If you’re a travel professional who is eager to progress up the career ladder, then getting a new job is likely to be high up on your list of 2007 new year’s resolutions.
But what options for career progression are there in the travel industry? Travel Weekly has asked the people in the know – the recruitment companies – to tell us where the career opportunities in travel lie.
This is the fastest-growing area of travel and many more vacancies will spring up next year, according to recruitment companies.
Gail Kenny Executive Search managing director Gail Kenny said: “Travel is changing, online players are coming in and traditional companies are reinventing their business models online.
“It’s a candidate-driven market and anyone worth their salt is going to be snapped up straight away.”
Which means that, if you’ve got the right mix of travel and web experience, you can go far.
A good way in is through the traditional reservations route, according to AA Appointments managing director John Tolmie: “There is a need in dotcom travel for a traditional reservations role, and a lot of people move over from tour operations.”
Why work in online travel?
- You can’t ignore it – it’s a growing sector of travel
- You will learn new skills, which will make you a valuable commodity for future employment
- A shortage of good candidates means salaries are often higher.
- Ability to adapt quickly
- An understanding of reservations
- Good knowledge of online marketing.
After a tough few years, business travel is predicted to grow in 2007 and travel management companies are looking to recruit. That’s good news for leisure agents who want to move over to the corporate world, according to C&M Recruitment managing director Angus Chisholm.
“Business travel agencies are considering applications from people in leisure who have the right soft skills, such as good customer service and excellent attention to detail, and we are training them up to use global distribution systems,” he said.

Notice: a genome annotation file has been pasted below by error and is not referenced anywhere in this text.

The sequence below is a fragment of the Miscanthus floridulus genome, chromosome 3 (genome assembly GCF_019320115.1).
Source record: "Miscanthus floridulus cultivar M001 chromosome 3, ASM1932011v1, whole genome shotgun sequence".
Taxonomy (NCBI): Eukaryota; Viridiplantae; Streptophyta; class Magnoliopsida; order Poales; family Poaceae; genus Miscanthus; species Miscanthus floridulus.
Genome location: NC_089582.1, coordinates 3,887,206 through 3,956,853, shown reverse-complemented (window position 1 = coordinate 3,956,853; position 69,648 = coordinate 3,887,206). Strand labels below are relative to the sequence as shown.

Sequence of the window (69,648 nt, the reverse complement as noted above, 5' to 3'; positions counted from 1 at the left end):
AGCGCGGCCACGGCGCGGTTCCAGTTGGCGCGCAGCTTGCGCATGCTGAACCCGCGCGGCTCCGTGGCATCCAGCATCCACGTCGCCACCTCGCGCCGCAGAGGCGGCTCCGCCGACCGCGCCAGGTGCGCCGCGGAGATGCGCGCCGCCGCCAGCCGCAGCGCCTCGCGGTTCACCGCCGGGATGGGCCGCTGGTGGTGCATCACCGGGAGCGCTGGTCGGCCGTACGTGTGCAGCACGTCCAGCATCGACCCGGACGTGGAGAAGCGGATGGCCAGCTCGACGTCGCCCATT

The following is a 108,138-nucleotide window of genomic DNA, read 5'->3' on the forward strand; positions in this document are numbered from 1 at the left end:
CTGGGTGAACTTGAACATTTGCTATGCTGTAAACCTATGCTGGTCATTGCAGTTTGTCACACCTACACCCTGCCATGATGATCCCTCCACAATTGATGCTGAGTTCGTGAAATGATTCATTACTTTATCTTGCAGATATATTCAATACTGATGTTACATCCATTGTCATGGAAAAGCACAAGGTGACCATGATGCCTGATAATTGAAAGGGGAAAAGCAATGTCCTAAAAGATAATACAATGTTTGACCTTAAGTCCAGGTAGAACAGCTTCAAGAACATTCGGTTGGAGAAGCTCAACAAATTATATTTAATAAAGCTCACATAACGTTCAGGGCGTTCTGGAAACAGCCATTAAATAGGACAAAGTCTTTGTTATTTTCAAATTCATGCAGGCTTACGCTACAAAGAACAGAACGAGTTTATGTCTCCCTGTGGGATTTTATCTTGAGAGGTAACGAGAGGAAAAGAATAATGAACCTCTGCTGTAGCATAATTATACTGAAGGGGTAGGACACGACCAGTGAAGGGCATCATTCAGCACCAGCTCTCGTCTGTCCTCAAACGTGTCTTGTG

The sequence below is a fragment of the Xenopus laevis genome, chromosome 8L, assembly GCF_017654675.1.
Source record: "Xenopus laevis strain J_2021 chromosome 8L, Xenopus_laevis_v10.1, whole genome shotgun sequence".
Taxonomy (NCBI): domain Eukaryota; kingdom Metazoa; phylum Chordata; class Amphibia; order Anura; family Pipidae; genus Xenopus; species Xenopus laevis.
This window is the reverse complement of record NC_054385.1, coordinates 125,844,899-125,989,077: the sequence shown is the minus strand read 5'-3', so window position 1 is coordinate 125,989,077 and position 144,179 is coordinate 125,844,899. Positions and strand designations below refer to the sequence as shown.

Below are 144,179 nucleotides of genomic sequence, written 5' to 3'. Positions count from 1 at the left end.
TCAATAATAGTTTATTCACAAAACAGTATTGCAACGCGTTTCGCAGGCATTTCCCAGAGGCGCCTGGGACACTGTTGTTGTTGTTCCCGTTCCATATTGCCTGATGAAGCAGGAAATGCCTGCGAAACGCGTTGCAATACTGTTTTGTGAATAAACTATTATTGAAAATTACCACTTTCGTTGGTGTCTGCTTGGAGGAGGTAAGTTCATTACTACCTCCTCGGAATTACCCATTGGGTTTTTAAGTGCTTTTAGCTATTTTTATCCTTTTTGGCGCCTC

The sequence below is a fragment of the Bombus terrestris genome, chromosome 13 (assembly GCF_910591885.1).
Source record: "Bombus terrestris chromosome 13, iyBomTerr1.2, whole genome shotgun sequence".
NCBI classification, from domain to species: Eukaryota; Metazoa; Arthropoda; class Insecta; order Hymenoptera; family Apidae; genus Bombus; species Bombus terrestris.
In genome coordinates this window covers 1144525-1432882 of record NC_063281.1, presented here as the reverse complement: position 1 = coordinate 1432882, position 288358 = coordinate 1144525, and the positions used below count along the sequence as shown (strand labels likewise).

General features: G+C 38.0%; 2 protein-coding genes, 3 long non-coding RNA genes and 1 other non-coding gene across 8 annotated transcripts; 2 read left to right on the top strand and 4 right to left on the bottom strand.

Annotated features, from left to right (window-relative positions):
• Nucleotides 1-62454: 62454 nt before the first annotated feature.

Carlson Wagonlit Travel director of human resources Sue Kavanagh said the shift from corporate agencies to travel management companies means there are new roles, including consulting, project management and analytical-type jobs.
Why work in business travel?
- Offers a bigger basic salary than in the leisure sector
- Generally no weekend working
- More opportunities to progress into new areas, or even work abroad.
- Creativity – for example, when searching for the best fare
- Good customer service
- A sense of humour when dealing with stressed-out executives
Temping is now seen as a career in its own right and temps even get perks such as holiday pay and statutory sick pay, under certain conditions.
Recruitment agencies report the temp market as being especially buoyant in business travel, where companies are particularly organised, according to John Tolmie.
“Because travel management companies have such high service levels, they can’t afford to miss phone calls and lose business, so they do plan in advance for when they need temp cover,” said Tolmie.
Why work in travel’s temp sector?
- You want a change but are unsure which direction you want your career to go
- You want to widen your experience and enhance your CV
- You want to work at times that suit you
- Ability to hit the ground running
Homeworking is still a growing part of the industry, and it doesn’t just appeal to women. A quarter of Future Travel’s homeworkers are men, and the big companies are competing hard to offer the best salaries and working conditions.
There are different options, depending on which homeworking company you join. For example, you can choose to work part-time, sell from Internet or Teletext-generated leads and be a paid employee, or you can run your own business full-time, making sales to your database of loyal customers.
Not every homeworker comes from a high-street background, according to Travel Counsellors recruitment manager Cathy Oldfield.
She said: “We are getting more joining us from a tour operator background with good customer service skills.”
Why become a homeworker?
- No more driving to the office, working to rotas and missing lunch
- No more office (or branch) politics
- You’re in charge of your own destiny
Key skills needed
- Positivity. You have to be able to keep yourself going if you have a poor sales day
- Good organisation skills
Looking for a new job? Find the best travel jobs on Travel Weekly Jobs!
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